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Long-term tech story is compelling

Brian Colello  |  03 Jul 2020Text size  Decrease  Increase  |  
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Like the broader stock market, technology stocks sold off at the end of the first quarter over concerns about the coronavirus but rebounded sharply thanks to renewed optimism around the economic damage from the pandemic.

That said, the long-term tech story is compelling, as the pandemic might be accelerating the trend toward cloud computing, remote working, and other technology productivity solutions.

As of 23 June, the Morningstar US Technology Index was up 35 per cent on a trailing 12-month basis, vastly outperforming the US equity market, which is up 7.7 per cent in the same period.

Over the past three months, tech readily outperformed the broader market during the COVID-19 rebound, up 31.4 per cent compared with the broader US equity market, which was up 23.1 per cent as of 23 June.

Before coronavirus concerns, tech stocks fared well in late 2019, with optimism about a resolution to the US-China trade wars that weighed on the sector in late 2018 and at times in 2019.

US equity v US technology

Tech outperformed broader market in both the recent sell-off and rebound. Source: Morningstar

 

As of 23 June, the median US technology stock was 6 per cent overvalued, a dramatic reversal from the attractive opportunities three months ago when the sector was 20 per cent undervalued.

We see very few buy ideas today, similar to the months immediately before the pandemic. Hardware is still the cheapest subsector, with the median stock 5 per cent undervalued today.

However, the higher-quality names under our coverage tend to be in semiconductors and software. While both sectors were nicely undervalued a quarter ago, both have rebounded, and the median stock in both subsectors are now 12 per cent overvalued.

Tech has rebounded

Tech has now rebounded after the COVID-19-driven sell-off. Source: Morningstar

 

A quarter ago, amid the broader market sell-off, we saw buying opportunities across high-quality software names. We're especially fond of their business models, as these firms generate revenue on a subscription basis with little risk of cancellations, even as work shifts to homes and away from the office. Software was also resilient during the credit crisis, and if there is another round of coronavirus shutdowns, we would again look toward software as a safe haven.

Software firms

Software firms in '08-09 point to robust revenue amid a recession. Source: Morningstar

 

Cybersecurity also appears to be a bit of a haven. Besides the subscription revenue model, additional solutions are being deployed as more people work remotely. The risk for bad actors disrupting data traffic won't slow down any time soon, so IT departments will remain proactive in monitoring its various software and solutions that each employee needs to be productive. We think the US$100 billion-plus cybersecurity market will grow at a five-year compound annual growth rate of 9 per cent.

cybersecurity spending

Cybersecurity spending should rise at a 9 per cent CAGR through 2023. Source: Morningstar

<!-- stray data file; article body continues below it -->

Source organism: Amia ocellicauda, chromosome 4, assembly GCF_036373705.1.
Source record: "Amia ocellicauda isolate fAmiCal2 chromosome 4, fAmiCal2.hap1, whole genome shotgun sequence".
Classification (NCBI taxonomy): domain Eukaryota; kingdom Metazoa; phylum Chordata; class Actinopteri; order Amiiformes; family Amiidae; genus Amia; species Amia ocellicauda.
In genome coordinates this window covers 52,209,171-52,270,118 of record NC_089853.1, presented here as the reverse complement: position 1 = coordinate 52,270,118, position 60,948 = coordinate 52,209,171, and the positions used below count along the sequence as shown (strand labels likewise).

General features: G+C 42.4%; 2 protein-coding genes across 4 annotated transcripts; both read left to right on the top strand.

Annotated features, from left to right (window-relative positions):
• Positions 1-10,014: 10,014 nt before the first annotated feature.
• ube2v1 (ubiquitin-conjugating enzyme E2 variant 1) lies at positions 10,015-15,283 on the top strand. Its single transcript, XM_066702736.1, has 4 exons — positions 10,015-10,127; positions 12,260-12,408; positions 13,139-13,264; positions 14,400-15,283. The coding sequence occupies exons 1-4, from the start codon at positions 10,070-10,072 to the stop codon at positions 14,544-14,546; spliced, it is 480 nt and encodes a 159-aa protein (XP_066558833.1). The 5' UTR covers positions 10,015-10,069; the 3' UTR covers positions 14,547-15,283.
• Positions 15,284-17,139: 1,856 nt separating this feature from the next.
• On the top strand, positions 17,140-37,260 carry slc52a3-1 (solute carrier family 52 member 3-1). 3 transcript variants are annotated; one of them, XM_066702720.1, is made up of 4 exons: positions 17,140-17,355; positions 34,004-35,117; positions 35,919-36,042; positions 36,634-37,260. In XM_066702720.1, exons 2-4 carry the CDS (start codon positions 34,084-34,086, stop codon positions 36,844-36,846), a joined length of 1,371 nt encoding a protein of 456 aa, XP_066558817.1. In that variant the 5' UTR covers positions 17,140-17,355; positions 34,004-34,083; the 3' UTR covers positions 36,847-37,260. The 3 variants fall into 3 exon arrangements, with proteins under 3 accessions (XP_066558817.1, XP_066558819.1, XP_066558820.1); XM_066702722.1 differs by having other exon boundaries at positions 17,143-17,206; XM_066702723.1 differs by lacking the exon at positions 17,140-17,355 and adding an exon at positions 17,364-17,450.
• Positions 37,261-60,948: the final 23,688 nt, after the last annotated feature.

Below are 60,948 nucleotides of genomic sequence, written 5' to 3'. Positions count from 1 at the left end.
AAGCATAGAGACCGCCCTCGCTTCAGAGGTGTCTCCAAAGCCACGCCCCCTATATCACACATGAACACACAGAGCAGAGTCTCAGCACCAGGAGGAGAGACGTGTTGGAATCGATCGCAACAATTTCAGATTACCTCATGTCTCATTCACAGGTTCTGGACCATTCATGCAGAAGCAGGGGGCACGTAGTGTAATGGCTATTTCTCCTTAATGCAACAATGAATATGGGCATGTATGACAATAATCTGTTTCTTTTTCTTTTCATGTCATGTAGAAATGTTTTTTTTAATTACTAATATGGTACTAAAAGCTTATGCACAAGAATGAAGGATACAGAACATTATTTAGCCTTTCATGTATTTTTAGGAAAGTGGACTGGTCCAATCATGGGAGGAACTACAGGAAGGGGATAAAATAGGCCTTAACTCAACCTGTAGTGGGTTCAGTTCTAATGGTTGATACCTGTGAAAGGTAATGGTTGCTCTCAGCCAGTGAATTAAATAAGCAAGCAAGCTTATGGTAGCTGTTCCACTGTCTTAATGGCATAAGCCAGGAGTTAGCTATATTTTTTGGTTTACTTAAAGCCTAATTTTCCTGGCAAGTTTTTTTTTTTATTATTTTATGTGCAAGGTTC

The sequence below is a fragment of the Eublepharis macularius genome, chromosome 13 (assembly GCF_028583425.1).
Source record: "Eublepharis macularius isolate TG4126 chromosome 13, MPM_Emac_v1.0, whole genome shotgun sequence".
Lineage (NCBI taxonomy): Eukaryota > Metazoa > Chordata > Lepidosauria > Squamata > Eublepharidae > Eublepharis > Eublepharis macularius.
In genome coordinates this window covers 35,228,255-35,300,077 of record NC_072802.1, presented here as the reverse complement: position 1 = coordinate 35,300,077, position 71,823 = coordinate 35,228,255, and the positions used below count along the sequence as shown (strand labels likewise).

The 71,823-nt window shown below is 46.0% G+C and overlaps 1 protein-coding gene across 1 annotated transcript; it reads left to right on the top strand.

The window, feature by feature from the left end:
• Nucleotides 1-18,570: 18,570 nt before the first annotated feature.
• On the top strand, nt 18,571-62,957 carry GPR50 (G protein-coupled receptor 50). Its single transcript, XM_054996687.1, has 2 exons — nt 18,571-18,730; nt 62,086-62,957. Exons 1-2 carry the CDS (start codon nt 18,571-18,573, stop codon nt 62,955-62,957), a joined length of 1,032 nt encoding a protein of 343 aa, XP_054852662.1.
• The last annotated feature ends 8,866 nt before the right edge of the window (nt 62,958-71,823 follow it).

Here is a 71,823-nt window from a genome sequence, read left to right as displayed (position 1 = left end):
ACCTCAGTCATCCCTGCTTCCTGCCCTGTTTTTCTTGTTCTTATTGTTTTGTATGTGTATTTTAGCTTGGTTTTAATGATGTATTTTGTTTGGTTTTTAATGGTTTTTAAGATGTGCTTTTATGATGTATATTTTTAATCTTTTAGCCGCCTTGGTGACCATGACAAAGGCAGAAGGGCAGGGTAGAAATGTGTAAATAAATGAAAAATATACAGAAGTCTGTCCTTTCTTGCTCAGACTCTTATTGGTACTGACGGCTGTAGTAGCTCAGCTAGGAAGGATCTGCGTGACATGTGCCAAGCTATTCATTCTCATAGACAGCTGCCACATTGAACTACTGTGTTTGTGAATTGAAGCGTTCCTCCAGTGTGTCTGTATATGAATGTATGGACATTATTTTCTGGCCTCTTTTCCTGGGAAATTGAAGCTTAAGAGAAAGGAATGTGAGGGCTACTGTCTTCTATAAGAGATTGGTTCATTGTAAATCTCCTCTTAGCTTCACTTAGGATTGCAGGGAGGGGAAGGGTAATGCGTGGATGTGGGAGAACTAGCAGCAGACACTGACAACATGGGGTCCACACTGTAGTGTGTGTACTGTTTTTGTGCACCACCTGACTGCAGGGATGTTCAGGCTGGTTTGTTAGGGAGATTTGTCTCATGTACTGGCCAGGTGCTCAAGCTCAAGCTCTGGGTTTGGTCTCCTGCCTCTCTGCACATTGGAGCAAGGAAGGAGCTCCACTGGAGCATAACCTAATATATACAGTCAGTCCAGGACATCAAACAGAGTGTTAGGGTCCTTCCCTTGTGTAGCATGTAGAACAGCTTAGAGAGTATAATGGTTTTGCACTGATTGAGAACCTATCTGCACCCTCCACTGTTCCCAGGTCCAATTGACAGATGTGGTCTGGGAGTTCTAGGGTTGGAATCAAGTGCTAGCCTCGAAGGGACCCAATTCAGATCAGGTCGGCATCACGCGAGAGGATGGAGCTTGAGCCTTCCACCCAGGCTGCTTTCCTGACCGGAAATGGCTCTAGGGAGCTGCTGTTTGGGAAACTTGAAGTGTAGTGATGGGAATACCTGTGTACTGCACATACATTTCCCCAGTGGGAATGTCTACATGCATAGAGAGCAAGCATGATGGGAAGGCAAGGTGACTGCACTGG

Top picks

 

Cognizant Technology (CTSH)

Economic Moat Rating: Narrow

Fair Value Estimate: US$70

Fair Value Uncertainty: Medium

 

We see an attractive long-term investment opportunity in narrow-moat Cognizant Technology Solutions, as we think the market has overcompensated for the effects of the coronavirus and the company’s recent Maze ransomware attack. We recognize that 2020 will be a tough year for Cognizant, as we expect that IT discretionary spending will suffer and the company will have to endure increased costs to mitigate and further secure its systems after the Maze attack. However, we think that Cognizant is well positioned in the long term to keep pushing its reputation past a back-office outsourcer to higher-value technical offerings.

 

Palo Alto Networks (PANW)

Economic Moat Rating: Narrow

Fair Value Estimate: US$305

Fair Value Uncertainty: High

 

Narrow-moat cybersecurity pure play Palo Alto Networks trades at an attractive discount to our fair value estimate. In our view, cyber threats do not yield to any global economic concerns, and the severely increased fines for data privacy woes and a dearth of talent within security make cybersecurity a top concern for enterprises. To supplement its firewall market leadership, Palo Alto aggressively built out a platform that contains cloud security and threat response automation. In our view, entities will favour adding on Palo Alto's security subscriptions over managing various vendors to alleviate toolset management burden.

 

VMware (VMW)

Economic Moat Rating: Narrow

Fair Value Estimate: US$202

Fair Value Uncertainty: High

 

We believe that VMware's position as the commonality between public clouds, private clouds, and on-premises ecosystems gives it an enviable position. In our view, the company has nicely made the transition away from relying on server sales and has established itself as a key player in more nascent high-growth areas. The diversification into markets such as container management, end-user computing, software-defined networking, and security should help insulate VMware from hardware spending pauses or softer virtualisation demand.

 Morningstar's Global Best Ideas list is out now. Morningstar Premium subscribers can view the list here.

 See also Morningstar Guide to International Investing

is a senior equity analyst with Morningstar, based in the US.

Any Morningstar ratings/recommendations contained in this report are based on the full research report available from Morningstar.

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